Current models of sea level rise suggest that the most widespread effects will occur several meters after sea level rise. But a new study finds that the largest increases in flooding will occur after the first 2 meters (6.6 feet) of sea level rise, covering more than twice the land area predicted by older elevation models.
The study, published in Earth’s Future, used high-resolution measurements of Earth’s elevation from NASA’s ICESat-2 lidar satellite, launched in 2018, to improve models of sea level and flooding. less accurate.
“Radar is unable to fully penetrate vegetation, and thus overestimates surface elevation,” said Ronald Vernemen, a researcher at Dutch research firm Data for Sustainability. Many coastal areas are lower than scientists thought.
The biggest impacts are sea level rise
Underestimating land elevation means that coastal communities have less time to prepare for sea level rise than expected, with the largest effects of sea level rise occurring earlier than previously thought. After those first few meters of sea level rise, the rate of land area decreases.
Vernemin, who works on flood protection and spatial planning consulting projects, began using these more accurate measurements of ground elevation when he realized that current ground elevation estimates were not suitable for estimating coastal flood risk.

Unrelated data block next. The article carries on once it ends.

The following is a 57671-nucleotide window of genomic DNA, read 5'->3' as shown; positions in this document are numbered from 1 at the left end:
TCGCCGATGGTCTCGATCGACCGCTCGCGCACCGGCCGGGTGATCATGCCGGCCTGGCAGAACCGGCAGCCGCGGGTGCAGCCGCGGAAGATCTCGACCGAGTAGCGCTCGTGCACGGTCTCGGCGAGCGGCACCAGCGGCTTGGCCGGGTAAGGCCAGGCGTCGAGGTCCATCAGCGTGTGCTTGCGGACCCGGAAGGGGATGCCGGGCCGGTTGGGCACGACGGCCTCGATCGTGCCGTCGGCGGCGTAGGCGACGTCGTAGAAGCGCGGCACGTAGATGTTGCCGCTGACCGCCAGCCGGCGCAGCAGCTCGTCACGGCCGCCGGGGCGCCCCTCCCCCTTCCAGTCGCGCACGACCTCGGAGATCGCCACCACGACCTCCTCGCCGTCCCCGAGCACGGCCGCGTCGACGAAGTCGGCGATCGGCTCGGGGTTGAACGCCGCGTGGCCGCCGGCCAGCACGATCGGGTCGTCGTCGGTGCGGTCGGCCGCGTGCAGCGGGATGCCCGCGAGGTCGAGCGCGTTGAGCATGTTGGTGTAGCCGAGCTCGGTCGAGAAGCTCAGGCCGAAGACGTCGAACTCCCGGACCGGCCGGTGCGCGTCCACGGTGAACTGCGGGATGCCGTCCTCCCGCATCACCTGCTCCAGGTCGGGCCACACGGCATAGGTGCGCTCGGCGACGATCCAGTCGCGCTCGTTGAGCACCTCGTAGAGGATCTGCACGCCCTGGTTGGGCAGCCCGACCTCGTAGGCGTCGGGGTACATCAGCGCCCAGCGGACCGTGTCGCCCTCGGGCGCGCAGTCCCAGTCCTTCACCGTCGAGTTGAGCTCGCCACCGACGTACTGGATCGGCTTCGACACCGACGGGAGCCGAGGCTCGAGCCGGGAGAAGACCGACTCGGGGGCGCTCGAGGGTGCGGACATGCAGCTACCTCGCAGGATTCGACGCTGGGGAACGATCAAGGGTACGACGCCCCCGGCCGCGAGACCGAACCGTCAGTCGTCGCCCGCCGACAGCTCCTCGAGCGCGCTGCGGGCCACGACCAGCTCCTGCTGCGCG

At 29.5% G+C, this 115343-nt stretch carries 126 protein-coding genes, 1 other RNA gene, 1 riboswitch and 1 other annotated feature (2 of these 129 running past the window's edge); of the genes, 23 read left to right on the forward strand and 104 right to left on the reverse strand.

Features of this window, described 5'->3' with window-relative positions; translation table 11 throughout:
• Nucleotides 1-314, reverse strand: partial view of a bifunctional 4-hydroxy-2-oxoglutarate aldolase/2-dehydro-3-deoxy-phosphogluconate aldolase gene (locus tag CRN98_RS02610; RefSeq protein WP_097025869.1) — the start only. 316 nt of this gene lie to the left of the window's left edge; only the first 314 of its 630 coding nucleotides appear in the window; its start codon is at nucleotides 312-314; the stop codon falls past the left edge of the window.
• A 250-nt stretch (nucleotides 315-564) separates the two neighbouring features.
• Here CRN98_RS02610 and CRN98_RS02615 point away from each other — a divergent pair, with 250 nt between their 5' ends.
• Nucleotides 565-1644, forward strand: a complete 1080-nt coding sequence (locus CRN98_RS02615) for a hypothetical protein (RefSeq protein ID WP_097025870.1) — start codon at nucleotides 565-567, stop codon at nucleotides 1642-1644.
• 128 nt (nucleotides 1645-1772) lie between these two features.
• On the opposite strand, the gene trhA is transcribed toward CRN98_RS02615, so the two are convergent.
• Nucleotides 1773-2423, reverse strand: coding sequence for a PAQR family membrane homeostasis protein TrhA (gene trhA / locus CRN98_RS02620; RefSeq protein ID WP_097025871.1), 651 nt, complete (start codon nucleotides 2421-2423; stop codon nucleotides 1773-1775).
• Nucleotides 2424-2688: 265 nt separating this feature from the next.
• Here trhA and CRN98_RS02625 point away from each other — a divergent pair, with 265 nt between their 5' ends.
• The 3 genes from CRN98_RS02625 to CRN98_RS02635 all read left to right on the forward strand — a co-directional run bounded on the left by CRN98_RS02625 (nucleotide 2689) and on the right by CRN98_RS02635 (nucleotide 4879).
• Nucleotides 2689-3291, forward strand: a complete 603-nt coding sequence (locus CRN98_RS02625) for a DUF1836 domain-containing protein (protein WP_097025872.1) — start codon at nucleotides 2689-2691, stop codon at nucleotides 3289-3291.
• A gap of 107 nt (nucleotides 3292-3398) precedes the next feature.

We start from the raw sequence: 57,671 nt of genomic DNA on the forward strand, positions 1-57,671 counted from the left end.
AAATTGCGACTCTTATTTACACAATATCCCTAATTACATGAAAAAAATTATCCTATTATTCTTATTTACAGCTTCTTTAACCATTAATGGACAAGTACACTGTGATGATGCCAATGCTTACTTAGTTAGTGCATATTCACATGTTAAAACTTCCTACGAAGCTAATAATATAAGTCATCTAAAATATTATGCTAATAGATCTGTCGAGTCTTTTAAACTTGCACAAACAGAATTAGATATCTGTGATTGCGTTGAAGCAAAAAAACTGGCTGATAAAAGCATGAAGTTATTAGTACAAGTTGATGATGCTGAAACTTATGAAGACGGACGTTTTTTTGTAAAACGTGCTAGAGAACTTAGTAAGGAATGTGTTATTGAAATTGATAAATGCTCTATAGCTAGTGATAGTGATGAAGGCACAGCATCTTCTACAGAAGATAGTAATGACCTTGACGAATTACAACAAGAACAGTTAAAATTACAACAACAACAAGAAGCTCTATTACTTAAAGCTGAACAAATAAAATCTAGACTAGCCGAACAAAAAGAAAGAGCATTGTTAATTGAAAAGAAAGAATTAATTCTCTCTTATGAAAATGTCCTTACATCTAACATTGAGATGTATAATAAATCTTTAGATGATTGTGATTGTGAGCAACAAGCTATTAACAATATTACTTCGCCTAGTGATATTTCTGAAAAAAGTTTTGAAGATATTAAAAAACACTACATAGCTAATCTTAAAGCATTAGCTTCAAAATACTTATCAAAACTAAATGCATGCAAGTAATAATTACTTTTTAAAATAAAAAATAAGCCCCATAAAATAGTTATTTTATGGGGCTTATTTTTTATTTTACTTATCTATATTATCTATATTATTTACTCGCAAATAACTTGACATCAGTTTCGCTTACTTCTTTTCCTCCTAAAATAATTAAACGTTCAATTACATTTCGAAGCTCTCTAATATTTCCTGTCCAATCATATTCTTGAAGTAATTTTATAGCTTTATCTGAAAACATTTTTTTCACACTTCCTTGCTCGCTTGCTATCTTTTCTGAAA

Using new measurements of Earth’s elevation, Vernemin and co-author Aljosja Hooijer found that coastal areas lie much lower than suggested by the older radar data.
A sea level height of 2 meters would cover 2.4 times the land
Analyzes of the new lidar-based elevation model revealed that a sea level rise of 2 meters would cover up to 2.4 times the land area as observed through radar-based elevation models.
For example, lidar data indicates that a sea-level rise of 2 meters (6.6 feet) could put most of Bangkok and its 10 million residents below sea level, while older data indicated that Bangkok would still be well above sea level. The sea is below the same level as the sea level rise.
In total, after rising 2 meters (6.6 ft) from sea level, Ferenmen and Hueger estimate that another 240 million people would live below mean sea level. After rising 3 and 4 meters (9.8 and 13 ft) from sea level, that number increased by 140 million and another 116 million, respectively.
Amsterdam and New Orleans are recent examples
According to Frenmin, cities below sea level in the future may not necessarily be submerged because dams and pumping stations can protect some areas from rising seas; Amsterdam and New Orleans are recent examples of this. These protection measures can be costly and take decades to implement. If vulnerable communities want to mitigate the most damage, they must act before the seas rise those first few metres.